We present the seafloor morphology and shallow seismic structure of the continental slope south-east of the Balearic promontory and of the adjacent Algero-Balearic abyssal plain from multibeam and chirp sonar data. The main purpose of this research was to identify the sediment pathways from the Balearic promontory to the Algero-Balearic deep basin from the Early Pliocene to the Present. The morphology of the southern Balearic margin is controlled by a SW-NE structural trend, whose main expressions are the Emile Baudot Escarpment transform fault, and a newly discovered WSW-ENE trend that affects the SW end of the escarpment and the abyssal plain. We relate the two structural trends to right-lateral simple shear as a consequence of the Miocene westward migration of the Gibraltar Arc. Newly discovered steep and narrow volcanic ridges were probably enabled to grow by local transtension along the transform margin. Abyssal plain knolls and seahills relate to the subsurface deformation of early stage halokinetic structures such as salt rollers, salt anticlines, and salt pillows. The limited thickness of the overburden and the limited amount of deformation in the deep basin prevent the formation of more mature halokinetic structures such as diapirs, salt walls, bulbs, and salt extrusions. The uppermost sediment cover is affected by a dense pattern of sub-vertical small throw normal faults resulting from extensional stress induced in the overburden by subsurface salt deformation structures. Shallow gas seismic character and the possible presence of an active polygonal fault system suggest upward fluid migration and fluid and sediment expulsion at the seafloor through a probable mud volcano and other piercement structures. One large debris flow deposit, named Formentera Debris Flow, has been identified on the lower slope and rise of the south Formentera margin. Based on current observations, we hypothesize that the landslide originating the Formentera Debris Flow occurred in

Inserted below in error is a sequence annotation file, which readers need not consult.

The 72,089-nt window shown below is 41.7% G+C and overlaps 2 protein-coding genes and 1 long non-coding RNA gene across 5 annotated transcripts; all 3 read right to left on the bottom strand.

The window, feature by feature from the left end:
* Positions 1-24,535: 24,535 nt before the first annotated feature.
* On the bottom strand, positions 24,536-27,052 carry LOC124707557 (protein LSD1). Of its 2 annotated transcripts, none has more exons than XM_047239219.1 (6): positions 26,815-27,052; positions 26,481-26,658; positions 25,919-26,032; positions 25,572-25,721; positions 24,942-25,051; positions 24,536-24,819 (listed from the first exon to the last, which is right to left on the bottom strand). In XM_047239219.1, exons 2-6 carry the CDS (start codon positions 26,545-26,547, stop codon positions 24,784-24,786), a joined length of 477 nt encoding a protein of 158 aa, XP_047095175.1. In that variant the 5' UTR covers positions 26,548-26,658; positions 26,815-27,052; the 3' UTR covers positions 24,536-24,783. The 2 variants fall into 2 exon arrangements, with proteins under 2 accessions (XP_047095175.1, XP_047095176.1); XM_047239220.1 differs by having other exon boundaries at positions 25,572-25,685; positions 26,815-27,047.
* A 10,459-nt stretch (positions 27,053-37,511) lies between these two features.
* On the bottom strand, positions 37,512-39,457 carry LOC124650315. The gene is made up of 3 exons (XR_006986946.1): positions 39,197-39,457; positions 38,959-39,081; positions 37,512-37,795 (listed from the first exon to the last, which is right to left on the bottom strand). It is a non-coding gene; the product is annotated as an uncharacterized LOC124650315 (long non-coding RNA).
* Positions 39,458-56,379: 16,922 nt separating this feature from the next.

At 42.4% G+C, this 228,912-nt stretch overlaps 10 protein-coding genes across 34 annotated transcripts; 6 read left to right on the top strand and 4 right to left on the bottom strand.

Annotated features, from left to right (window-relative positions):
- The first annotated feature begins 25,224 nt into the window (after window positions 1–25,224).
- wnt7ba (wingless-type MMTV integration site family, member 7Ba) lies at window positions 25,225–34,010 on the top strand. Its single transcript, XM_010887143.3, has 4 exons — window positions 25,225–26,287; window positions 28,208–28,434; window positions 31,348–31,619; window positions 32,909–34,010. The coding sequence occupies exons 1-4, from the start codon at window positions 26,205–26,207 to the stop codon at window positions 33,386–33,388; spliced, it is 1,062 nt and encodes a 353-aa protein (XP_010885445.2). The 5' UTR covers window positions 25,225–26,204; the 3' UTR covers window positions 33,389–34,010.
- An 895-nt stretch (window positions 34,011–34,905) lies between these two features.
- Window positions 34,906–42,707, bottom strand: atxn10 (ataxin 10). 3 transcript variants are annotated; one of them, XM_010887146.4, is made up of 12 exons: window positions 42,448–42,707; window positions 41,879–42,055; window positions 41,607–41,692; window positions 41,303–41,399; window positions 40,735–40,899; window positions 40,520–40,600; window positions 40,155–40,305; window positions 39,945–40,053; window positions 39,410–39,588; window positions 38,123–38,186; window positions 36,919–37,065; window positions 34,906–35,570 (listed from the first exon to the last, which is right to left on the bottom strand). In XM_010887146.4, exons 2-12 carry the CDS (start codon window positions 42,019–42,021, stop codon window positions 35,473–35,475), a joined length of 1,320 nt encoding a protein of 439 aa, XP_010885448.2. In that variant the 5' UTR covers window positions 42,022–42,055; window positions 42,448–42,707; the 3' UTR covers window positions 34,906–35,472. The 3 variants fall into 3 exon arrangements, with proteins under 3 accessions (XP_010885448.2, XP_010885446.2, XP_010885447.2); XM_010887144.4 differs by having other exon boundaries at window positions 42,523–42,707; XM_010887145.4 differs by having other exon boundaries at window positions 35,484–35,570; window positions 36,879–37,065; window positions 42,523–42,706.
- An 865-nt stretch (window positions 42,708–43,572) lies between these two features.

2. Forming artificial soils from waste materials for mine site rehabilitation

    NASA Astrophysics Data System (ADS)

    Yellishetty, Mohan; Wong, Vanessa; Taylor, Michael; Li, Johnson

    2014-05-01